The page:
A truly ancient ritual bread made once a year to celebrate the harvesting of the grapes, there are as many ways to put it together as there are woman who have and who still do bake it. The single commonality is the rite which dictates that the eldest and the youngest members of a family "holding the secateurs together"cut the first branch of grapes while the winemaker's wife stands at the ready with a fine white cloth in which to take the grapes and carry them to her kitchen. This ceremony signifies continuity, the passing down of -life' from generation to generation.
Question: What type of recipes can we expect from The Umbrian Supper Club?
Marlena de Blasi: As I say in the narrative, many of the Supper Club dishes are described in detail sufficient to guide a home cook to a fine result. Even so, I've chosen to further describe some of these, to put them down in more traditional recipe form. Also you'll find dishes not described in the narrative, dishes which, over these long years of my Umbrian life, have become well-loved emblems of our table, dishes guests expect to find there. I offer two caveats: first, I'm wordy but not complicated (as a cook, as a woman). In other words, I talk to the reader as though he or she were in the kitchen with me. I want you to know more than the means to the end and so I take liberties, assuming that you, too, want what I want for you…. that is, the stories, the chatter which can be passed on.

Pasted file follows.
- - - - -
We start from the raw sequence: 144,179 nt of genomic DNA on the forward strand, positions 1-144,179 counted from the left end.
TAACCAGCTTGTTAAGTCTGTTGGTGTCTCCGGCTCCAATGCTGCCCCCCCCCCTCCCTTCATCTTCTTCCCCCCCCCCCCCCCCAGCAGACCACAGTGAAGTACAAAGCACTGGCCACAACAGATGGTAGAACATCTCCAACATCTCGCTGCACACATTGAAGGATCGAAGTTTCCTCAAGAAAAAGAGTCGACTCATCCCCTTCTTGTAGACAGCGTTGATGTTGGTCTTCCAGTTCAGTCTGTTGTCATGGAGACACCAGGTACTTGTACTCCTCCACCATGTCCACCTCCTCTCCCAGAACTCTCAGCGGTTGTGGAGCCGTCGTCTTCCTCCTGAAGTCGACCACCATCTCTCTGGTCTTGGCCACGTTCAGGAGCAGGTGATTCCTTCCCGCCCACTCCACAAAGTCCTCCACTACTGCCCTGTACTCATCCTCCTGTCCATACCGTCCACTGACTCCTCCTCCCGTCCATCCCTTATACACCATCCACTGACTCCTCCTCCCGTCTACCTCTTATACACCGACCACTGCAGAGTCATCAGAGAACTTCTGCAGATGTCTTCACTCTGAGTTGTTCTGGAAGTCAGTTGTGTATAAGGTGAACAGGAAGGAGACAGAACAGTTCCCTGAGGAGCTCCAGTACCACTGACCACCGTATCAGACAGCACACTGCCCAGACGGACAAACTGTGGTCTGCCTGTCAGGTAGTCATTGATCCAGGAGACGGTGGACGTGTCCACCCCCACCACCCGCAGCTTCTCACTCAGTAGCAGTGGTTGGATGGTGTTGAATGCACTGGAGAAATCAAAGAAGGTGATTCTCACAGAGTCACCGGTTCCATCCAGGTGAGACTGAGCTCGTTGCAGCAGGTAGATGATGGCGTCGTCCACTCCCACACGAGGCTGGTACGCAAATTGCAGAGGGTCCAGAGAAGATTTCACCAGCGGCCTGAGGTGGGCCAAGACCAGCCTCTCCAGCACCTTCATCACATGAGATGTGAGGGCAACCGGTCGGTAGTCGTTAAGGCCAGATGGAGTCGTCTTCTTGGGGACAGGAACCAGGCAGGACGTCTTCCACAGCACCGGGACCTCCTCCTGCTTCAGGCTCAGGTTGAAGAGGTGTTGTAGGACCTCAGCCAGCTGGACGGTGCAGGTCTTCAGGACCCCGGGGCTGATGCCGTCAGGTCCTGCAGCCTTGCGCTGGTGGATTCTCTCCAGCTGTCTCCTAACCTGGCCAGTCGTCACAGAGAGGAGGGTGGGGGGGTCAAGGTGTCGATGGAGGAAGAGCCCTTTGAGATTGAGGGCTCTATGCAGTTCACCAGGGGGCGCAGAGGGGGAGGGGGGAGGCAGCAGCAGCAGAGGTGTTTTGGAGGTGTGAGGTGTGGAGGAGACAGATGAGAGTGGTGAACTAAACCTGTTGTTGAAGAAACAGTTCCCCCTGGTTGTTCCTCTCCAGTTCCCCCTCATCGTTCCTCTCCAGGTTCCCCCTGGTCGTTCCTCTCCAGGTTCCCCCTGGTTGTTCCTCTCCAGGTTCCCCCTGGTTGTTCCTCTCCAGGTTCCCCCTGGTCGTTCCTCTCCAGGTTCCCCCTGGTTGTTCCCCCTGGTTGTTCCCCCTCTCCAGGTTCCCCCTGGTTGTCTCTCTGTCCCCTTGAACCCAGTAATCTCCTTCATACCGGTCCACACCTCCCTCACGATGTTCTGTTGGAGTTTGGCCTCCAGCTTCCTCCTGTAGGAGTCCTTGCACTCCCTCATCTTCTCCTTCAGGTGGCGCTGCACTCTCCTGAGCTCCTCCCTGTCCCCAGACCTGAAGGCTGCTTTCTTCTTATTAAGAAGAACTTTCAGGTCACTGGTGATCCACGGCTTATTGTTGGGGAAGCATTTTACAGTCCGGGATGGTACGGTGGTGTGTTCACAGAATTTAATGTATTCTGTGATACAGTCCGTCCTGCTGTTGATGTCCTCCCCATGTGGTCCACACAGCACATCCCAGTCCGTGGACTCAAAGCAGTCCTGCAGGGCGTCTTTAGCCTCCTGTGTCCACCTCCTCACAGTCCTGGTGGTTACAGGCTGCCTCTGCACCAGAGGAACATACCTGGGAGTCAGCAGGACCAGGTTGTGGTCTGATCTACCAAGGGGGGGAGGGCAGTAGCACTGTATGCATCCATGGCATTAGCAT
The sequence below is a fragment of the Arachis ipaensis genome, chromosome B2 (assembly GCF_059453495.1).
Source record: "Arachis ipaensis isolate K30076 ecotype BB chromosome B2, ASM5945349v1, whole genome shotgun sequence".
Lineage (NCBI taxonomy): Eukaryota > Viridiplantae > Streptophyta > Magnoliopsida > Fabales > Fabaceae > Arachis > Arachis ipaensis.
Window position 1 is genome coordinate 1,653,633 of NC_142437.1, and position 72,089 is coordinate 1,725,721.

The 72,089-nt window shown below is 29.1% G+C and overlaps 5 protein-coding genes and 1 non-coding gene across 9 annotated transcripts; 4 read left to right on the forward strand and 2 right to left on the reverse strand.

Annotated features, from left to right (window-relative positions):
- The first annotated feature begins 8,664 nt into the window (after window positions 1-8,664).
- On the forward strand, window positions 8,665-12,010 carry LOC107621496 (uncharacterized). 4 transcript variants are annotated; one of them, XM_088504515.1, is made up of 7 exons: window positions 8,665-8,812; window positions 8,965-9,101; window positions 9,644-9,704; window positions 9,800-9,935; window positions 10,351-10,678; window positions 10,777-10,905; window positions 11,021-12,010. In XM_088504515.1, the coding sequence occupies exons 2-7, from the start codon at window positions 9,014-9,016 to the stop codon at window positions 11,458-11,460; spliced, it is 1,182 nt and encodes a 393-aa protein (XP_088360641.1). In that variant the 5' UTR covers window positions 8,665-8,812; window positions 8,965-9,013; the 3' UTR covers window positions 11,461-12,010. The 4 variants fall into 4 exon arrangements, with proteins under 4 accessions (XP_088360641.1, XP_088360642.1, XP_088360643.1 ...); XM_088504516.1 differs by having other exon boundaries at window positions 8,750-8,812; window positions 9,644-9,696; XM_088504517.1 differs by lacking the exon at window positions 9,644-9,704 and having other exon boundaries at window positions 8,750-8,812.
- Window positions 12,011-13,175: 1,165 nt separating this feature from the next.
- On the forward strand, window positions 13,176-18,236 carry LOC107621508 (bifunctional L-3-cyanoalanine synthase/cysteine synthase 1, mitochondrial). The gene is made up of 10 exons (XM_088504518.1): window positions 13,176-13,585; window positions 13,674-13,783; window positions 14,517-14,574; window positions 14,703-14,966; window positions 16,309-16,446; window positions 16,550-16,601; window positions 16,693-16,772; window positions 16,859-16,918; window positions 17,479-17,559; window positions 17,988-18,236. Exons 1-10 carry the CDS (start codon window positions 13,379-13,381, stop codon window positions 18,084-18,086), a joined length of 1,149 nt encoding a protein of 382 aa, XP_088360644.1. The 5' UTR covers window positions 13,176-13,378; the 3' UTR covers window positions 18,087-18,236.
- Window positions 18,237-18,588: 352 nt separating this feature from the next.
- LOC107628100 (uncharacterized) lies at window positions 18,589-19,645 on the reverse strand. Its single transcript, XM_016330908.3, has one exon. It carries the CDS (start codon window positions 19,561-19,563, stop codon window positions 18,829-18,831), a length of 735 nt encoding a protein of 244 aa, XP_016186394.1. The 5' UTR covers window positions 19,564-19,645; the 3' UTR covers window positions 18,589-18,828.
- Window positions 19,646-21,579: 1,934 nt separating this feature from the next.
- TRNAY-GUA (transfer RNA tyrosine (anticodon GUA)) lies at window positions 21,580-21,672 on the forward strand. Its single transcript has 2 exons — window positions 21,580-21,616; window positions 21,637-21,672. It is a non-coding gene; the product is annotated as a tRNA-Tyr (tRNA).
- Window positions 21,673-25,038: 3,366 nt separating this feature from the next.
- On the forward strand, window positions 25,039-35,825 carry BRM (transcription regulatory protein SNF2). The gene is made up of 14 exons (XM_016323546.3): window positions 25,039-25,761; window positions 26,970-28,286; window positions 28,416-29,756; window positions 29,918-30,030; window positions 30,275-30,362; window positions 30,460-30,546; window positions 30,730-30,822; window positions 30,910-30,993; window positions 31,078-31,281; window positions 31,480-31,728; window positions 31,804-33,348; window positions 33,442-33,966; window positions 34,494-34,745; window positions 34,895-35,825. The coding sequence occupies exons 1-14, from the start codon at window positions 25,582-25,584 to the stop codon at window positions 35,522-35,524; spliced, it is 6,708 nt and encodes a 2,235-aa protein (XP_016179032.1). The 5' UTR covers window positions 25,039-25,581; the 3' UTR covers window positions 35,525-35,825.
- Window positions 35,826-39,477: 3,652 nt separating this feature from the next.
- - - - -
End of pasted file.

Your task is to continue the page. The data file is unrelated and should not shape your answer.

Question: Why was it important of you to share what you learnt as the chef for the Supper Club?
Marlena de Blasi: Because I feel so fortunate. And because, as the world grows more rife with isolation, vulgarity, poverty and terror, a scintilla of light from another time might make a difference to a reader. I don't know how much further we can proceed in the direction we've assumed, calling it progress or accepting it as some inevitable zeitgeist. Only the past offers antidote to what's left of the present and, more, to what will be.
Question: What's next, for you?
Marlena de Blasi: Fernando and I are long overdue for a change of address. Or so we tell one another. Though we've been tooling up and down the peninsula for several years by now in search of -next' place or -- as the destiny might have it -- -last' place, we keep returning here to Orvieto always more perplexed about what remains of the real Italy.
In all their varied costumes and intentions, tourists have had their way with Italy's traditions, they claiming the desire for the ancient world while demanding what they left behind in Des Moines or Stuttgart. Being the historically gracious, malleable and obsequious populace that they are, many Italians have surrendered to the purse -- fat or thin -- opened by tourism. And to the inevitable harm of soul-selling. Orvieto is no exception. All this is to say that I've yet to break stride in chasing my unselfconscious hungers, of hunting down the storytellers, the country people, the ones who still live as though the past was the present. I want to know how things were, how things tasted. And I want to tell you all about what I've learned. Thus I'm working on a book which traces our search for another beginning, our journeys into the regions of the penisula where we've been looking for the next place to live.
Interview by Brooke Hunter